Super Troopers has survived every effort to erode the value of a movie in which a traffic stop punctuated by meows counts as an iconic moment in cinema history.
Super Troopers was
the second feature film of Broken Lizard, a
comedy-troupe-turned-production-team that went on to produce, for better
or worse, Club Dread and Beerfest. I'm not here to defend those pictures (although they are defensible, more or less) but to assure the uninitiated that Super Troopers is an amiable sorta-cop, sorta-buddy movie that feels like a really good version of pre-Animal House '70s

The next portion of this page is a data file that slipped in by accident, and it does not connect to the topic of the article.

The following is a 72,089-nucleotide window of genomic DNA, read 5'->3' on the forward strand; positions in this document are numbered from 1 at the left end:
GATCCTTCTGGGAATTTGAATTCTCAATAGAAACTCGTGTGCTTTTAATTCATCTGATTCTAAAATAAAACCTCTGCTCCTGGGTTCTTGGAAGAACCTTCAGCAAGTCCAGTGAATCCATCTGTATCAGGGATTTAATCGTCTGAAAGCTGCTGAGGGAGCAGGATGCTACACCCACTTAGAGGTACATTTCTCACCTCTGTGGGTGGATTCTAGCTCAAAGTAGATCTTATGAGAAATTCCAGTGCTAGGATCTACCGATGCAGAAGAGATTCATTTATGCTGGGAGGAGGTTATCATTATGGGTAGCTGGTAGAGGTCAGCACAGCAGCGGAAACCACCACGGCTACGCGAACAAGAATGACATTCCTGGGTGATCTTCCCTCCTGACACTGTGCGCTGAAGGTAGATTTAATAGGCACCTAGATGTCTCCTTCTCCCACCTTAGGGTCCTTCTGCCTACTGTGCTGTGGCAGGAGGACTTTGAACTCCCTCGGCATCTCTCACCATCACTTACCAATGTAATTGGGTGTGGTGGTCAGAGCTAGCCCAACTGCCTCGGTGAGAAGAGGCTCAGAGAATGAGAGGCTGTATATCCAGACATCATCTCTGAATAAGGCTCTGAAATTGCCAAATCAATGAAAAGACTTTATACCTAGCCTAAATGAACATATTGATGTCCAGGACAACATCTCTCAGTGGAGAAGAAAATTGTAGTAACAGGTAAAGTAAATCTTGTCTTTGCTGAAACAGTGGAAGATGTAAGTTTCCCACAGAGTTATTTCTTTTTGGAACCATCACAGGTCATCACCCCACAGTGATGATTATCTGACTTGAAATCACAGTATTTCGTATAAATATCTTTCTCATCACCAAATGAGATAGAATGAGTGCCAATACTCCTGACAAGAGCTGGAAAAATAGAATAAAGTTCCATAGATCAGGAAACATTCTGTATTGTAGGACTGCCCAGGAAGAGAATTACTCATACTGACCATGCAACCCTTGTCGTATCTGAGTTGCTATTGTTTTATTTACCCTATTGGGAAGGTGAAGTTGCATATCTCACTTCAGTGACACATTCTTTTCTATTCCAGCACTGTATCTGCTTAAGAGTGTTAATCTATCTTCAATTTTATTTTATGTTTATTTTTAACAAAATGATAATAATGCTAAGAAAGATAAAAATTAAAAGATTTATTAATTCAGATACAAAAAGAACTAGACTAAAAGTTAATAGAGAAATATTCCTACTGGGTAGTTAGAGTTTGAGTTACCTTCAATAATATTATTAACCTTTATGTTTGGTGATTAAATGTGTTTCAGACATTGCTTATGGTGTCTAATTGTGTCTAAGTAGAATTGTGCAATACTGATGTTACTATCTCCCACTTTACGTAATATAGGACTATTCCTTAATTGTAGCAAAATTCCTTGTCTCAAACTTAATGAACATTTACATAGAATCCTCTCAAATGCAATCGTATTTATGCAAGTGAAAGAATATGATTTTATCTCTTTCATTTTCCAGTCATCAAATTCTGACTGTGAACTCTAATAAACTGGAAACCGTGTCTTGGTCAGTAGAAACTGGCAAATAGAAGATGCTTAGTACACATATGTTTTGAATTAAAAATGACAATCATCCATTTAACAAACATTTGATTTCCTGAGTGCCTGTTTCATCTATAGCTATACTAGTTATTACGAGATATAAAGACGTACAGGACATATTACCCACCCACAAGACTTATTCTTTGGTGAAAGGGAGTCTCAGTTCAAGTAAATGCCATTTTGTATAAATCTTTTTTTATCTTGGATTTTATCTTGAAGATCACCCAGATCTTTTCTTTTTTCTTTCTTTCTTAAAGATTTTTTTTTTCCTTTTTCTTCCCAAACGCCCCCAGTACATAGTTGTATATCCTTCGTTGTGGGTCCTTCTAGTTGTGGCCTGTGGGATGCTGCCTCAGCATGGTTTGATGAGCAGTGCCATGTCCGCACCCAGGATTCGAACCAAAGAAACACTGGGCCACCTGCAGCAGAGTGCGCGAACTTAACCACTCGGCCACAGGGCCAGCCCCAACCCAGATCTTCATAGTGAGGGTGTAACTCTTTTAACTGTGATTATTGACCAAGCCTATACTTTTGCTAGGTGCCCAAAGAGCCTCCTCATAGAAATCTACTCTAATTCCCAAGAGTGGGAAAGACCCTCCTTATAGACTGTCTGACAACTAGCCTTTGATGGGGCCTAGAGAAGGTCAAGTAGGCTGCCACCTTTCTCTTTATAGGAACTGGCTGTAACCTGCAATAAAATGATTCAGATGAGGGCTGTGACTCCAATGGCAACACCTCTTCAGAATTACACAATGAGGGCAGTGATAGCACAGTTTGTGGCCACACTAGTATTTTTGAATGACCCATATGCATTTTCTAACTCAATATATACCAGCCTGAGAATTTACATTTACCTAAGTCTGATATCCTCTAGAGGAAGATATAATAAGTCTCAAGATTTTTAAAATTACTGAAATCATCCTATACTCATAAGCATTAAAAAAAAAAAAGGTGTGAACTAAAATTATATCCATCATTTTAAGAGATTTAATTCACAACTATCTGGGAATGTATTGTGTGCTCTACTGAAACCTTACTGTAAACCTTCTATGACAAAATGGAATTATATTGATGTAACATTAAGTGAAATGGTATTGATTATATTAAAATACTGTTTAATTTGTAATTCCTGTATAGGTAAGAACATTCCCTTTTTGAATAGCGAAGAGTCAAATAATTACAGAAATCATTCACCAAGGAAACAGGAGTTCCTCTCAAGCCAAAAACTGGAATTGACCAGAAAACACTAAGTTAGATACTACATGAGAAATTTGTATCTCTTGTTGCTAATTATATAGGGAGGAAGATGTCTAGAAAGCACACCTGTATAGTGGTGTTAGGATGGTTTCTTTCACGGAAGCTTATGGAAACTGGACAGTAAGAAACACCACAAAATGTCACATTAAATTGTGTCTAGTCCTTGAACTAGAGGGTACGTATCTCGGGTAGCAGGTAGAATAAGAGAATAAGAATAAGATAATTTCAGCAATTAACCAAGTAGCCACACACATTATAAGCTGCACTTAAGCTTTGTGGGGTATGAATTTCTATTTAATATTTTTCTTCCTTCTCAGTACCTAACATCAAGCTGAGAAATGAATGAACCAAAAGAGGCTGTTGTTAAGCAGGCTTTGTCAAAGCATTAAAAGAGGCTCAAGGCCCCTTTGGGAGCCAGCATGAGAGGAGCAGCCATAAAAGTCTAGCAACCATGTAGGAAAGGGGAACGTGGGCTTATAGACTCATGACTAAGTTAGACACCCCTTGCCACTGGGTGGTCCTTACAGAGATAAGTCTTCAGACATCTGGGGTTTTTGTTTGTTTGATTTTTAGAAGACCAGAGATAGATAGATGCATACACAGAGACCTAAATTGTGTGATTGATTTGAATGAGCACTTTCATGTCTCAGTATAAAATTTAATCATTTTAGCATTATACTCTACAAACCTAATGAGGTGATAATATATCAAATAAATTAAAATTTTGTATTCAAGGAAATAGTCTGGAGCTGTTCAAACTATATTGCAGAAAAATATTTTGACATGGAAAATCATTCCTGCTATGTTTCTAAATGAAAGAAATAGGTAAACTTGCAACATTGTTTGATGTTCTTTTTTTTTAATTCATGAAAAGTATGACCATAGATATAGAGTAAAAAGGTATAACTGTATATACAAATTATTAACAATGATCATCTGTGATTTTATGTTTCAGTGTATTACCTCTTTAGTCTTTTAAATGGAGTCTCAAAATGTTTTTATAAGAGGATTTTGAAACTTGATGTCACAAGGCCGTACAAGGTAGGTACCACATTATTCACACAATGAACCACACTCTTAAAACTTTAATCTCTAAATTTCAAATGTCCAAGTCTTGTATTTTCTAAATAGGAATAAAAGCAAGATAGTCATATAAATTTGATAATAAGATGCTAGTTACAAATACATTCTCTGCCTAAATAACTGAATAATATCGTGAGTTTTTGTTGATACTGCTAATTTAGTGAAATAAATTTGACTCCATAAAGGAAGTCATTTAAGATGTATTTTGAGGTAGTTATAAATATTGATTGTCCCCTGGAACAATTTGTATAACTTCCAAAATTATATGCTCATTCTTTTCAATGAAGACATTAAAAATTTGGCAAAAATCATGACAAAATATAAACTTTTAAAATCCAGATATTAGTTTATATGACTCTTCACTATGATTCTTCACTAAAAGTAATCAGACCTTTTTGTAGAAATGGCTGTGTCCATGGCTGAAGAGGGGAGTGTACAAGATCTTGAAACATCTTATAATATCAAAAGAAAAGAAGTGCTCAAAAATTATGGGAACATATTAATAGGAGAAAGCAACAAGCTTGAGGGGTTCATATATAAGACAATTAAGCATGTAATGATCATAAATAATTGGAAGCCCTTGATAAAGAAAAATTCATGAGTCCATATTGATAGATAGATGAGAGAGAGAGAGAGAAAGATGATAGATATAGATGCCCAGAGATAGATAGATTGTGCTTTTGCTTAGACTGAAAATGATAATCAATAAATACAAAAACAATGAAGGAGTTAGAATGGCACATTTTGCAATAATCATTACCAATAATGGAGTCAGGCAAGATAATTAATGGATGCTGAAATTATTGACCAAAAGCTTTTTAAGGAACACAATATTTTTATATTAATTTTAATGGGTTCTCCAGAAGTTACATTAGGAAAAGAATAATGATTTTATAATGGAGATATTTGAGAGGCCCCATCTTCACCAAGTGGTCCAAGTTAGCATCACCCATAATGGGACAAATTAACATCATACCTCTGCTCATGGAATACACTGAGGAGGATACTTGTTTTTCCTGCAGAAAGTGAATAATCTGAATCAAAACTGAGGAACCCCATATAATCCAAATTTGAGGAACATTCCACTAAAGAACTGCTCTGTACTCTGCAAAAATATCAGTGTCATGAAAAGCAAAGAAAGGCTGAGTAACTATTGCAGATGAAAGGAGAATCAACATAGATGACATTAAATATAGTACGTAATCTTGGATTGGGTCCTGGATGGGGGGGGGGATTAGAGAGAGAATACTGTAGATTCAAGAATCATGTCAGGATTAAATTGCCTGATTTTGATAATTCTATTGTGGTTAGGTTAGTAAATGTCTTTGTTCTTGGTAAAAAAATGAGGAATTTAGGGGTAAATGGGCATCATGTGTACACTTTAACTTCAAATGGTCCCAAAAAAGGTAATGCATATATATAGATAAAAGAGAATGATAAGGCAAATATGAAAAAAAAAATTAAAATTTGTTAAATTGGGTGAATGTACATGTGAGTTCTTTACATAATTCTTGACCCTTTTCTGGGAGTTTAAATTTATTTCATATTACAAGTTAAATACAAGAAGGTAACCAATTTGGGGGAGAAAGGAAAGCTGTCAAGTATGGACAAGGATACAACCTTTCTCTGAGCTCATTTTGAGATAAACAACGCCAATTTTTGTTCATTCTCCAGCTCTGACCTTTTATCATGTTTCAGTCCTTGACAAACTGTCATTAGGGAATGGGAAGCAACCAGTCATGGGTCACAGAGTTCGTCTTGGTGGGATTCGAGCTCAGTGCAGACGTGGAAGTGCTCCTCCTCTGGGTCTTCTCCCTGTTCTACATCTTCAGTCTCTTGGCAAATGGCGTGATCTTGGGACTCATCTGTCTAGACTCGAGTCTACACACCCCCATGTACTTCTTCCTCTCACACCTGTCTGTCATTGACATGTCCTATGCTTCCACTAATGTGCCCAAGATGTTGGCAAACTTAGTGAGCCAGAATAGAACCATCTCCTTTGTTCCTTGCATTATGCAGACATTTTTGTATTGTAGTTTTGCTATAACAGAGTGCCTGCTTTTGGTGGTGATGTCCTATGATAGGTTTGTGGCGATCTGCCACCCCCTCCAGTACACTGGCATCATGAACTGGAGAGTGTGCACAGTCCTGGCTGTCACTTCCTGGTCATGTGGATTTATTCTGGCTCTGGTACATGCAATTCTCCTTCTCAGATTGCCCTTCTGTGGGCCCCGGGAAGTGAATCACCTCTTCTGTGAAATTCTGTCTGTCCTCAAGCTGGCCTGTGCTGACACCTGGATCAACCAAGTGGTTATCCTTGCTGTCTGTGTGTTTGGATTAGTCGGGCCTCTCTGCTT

comedies—with an amiably ironic wink at the need for plot and
coherence. That's because the movie works like sketch comedy, and it
works most of the time. I'm not going to lay out a string of memorable
moments—I want to, but I'd rather you find them yourself—however, I have the
distinct feeling that, even if the goofy cruelty of Reno 911! or the fearless foolishness of Pineapple Express isn't paying homage to Super Troopers, they should.
you decide to watch it, and you begin to think, "This isn't funny, it's
just stupid," please remember: "These boys get that syrup in 'em, they
get all antsy in their pantsy."